spraying through the nozzle.

 What pisses me off is that I have used a REALLY clean box, that must
have had about 4 dust particles of eye-visible size in it when I closed it
with the board inside, and all 4 were on the board when I opened it a day
or so later.  Duh.

Peter

1998\11\03@220749 by Mark A Moss

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If you believe static to be attracting dust, use an ionizer.  They are
used in the clean room at work for just that purpose.  The type designed
to repel dust (the type used in clean rooms) may work better than the
type designed for ESD protection.

Mark Moss
Amateur Radio Operator, Technician, and General Tinkerer


On Tue, 3 Nov 1998 17:39:50 +0200 Harri Suomalainen <.....habaKILLspamspam@spam@CC.HUT.FI>
writes:
{Quote hidden}

Mark Moss
Amateur Radio Operator, Technician, and General Tinkerer

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1998\11\04@122400 by Peter L. Peres

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On Wed, 4 Nov 1998, Mark A Moss wrote:

> If you believe static to be attracting dust, use an ionizer.  They are
> used in the clean room at work for just that purpose.  The type designed
> to repel dust (the type used in clean rooms) may work better than the
> type designed for ESD protection.

The problem with an ionizer is oxygen + solvent vapor + corona discharge +
suitably closed box = big bang.

Peter

1998\11\05@034859 by Mark Willis

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Peter L. Peres wrote:
>
> On Wed, 4 Nov 1998, Mark A Moss wrote:
>
> > If you believe static to be attracting dust, use an ionizer.  They are
> > used in the clean room at work for just that purpose.  The type designed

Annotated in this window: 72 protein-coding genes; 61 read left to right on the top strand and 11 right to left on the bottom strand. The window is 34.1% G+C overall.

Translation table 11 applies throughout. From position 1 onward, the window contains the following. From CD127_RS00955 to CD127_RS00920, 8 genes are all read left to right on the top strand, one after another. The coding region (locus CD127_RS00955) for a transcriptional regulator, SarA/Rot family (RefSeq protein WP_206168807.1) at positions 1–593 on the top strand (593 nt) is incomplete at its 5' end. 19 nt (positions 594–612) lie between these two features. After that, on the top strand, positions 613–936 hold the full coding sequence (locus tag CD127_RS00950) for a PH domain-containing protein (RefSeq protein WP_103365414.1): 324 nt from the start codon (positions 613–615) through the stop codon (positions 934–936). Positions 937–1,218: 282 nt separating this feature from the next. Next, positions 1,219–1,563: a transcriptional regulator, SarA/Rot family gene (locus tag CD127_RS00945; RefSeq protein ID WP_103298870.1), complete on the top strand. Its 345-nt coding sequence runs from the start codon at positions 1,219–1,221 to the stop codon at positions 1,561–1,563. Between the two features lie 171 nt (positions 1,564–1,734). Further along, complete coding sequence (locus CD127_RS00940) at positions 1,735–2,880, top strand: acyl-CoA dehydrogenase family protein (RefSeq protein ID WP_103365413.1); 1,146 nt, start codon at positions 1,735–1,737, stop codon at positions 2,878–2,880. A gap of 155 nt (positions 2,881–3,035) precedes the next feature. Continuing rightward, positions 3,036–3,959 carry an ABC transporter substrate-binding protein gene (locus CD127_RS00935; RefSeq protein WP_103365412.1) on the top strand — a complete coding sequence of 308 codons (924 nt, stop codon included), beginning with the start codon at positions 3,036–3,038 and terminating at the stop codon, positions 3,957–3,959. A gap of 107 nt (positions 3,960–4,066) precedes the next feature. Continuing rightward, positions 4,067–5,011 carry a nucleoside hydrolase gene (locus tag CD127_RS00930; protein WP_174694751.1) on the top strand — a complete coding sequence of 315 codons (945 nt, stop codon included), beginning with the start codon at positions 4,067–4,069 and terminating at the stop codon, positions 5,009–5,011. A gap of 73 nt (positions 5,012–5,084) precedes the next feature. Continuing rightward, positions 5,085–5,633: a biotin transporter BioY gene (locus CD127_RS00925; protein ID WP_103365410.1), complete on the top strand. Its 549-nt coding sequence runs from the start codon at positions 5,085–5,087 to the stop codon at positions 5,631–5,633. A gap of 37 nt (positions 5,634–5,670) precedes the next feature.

> > to repel dust (the type used in clean rooms) may work better than the
> > type designed for ESD protection.
>
> The problem with an ionizer is oxygen + solvent vapor + corona discharge +
> suitably closed box = big bang.
>
> Peter

 Could you use the scheme used for tiny home-based clean glove boxes?

 Get a "Rainbow" vacuum cleaner, attach it to the box in a closed loop
scheme, with HEPA type filter;  After the vacuum cleaner should be an OK
place to put the ionizer, before the HEPA filter (with perhaps a
grounded grid just before the filter?) or something like that?

 One person does this with an old "printer silencer" box, and says that
the rainbox vacuum plus the filter does a really good job of getting the
inside of the box quite clean (He uses a clean air source to blow the
dust off anything he puts into the box, blowing it into the vacuum's air
intake.)  Really inexpensive (Except for the vacuum perhaps), he's
pretty happy with it.

 For a small box, you could try using "Canned Air", and a regular
vacuum, blow the box out, and get those last 4 specks out maybe (With
recirculating air through a filter of any sort, you'd be better off, it
sounds like.)

 Years ago, (back in the "Cold War" days) I joked with a friend about
using car engine air filters (Stacked atop each other) as air filters
for a fallout shelter - cheap, pretty robust, and nobody looks at you
strange if you buy a bunch of them <G>  I suspect that a car air filter
(even one of those lawnmower air filters with a foam pre-filter that you
soak with a dab of oil?) might be quite good for this job, too.  But
where to get the vacuum?  (And are they fine enough for YOUR dust? <G>)

 There's also some radio frequency air ionizer dealie (Can't remember
the brand name) that's "supposed to" work, but I don't know about it (Is
that what they use in clean rooms?  Or is that thing worthless?)

 Mark, .....mwillisKILLspamspam.....nwlink.com